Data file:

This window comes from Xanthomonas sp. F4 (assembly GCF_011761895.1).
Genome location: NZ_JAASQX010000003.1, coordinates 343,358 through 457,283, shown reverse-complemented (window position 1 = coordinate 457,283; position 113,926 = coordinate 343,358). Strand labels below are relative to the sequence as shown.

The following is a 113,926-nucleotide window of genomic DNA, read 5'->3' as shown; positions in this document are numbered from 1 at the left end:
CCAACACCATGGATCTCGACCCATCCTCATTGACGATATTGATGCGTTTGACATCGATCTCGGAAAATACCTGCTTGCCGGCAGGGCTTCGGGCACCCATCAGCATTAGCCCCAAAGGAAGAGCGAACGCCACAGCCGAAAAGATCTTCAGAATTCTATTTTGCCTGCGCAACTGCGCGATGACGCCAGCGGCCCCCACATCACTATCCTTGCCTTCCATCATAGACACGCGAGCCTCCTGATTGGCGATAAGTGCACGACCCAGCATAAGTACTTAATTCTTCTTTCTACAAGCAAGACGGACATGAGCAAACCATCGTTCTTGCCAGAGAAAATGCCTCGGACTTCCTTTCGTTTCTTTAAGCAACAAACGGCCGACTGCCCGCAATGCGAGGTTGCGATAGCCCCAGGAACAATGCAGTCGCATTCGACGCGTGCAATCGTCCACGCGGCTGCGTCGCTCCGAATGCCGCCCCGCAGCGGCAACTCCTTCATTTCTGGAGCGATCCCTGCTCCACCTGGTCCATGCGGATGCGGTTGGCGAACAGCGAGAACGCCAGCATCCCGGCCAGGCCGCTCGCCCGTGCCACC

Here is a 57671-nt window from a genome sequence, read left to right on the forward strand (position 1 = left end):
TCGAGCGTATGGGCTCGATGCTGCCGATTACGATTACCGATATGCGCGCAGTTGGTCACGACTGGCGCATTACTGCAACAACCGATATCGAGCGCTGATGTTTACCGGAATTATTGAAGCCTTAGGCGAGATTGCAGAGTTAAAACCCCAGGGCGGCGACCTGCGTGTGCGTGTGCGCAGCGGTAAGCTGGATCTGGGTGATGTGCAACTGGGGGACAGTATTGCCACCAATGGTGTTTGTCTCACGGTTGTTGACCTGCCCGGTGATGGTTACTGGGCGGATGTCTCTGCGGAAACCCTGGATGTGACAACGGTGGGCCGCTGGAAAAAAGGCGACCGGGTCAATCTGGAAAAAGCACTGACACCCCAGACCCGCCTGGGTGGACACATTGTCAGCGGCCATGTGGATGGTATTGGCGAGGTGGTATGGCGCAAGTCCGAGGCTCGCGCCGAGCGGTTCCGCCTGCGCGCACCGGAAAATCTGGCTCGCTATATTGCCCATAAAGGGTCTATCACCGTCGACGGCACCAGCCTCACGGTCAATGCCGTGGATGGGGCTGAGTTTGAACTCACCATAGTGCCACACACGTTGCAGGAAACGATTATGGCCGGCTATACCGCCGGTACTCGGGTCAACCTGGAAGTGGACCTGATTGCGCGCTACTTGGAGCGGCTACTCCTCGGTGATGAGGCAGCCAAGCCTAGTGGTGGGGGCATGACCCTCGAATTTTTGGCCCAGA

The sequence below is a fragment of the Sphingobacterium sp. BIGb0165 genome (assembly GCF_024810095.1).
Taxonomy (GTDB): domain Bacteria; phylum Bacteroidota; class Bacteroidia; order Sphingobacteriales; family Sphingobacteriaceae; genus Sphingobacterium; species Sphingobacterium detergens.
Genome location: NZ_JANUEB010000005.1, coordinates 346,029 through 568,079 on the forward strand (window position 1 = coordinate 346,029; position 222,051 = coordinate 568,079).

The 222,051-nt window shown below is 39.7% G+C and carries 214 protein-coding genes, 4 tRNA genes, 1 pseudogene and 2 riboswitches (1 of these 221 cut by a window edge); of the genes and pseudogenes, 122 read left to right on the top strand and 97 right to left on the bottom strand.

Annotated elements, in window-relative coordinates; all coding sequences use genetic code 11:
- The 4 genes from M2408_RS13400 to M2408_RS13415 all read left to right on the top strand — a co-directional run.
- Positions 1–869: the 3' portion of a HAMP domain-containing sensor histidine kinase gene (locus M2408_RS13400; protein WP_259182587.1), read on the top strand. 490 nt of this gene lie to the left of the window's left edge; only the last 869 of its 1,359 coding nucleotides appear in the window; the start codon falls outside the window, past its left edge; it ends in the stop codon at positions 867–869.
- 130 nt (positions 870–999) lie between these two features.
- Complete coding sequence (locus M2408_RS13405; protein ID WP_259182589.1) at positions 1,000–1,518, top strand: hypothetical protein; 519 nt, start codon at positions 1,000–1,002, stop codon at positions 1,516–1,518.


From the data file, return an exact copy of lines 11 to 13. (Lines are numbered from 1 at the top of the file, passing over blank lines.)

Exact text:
Annotated elements, in window-relative coordinates; all coding sequences use genetic code 11:
- The 4 genes from M2408_RS13400 to M2408_RS13415 all read left to right on the top strand — a co-directional run.
- Positions 1–869: the 3' portion of a HAMP domain-containing sensor histidine kinase gene (locus M2408_RS13400; protein WP_259182587.1), read on the top strand. 490 nt of this gene lie to the left of the window's left edge; only the last 869 of its 1,359 coding nucleotides appear in the window; the start codon falls outside the window, past its left edge; it ends in the stop codon at positions 867–869.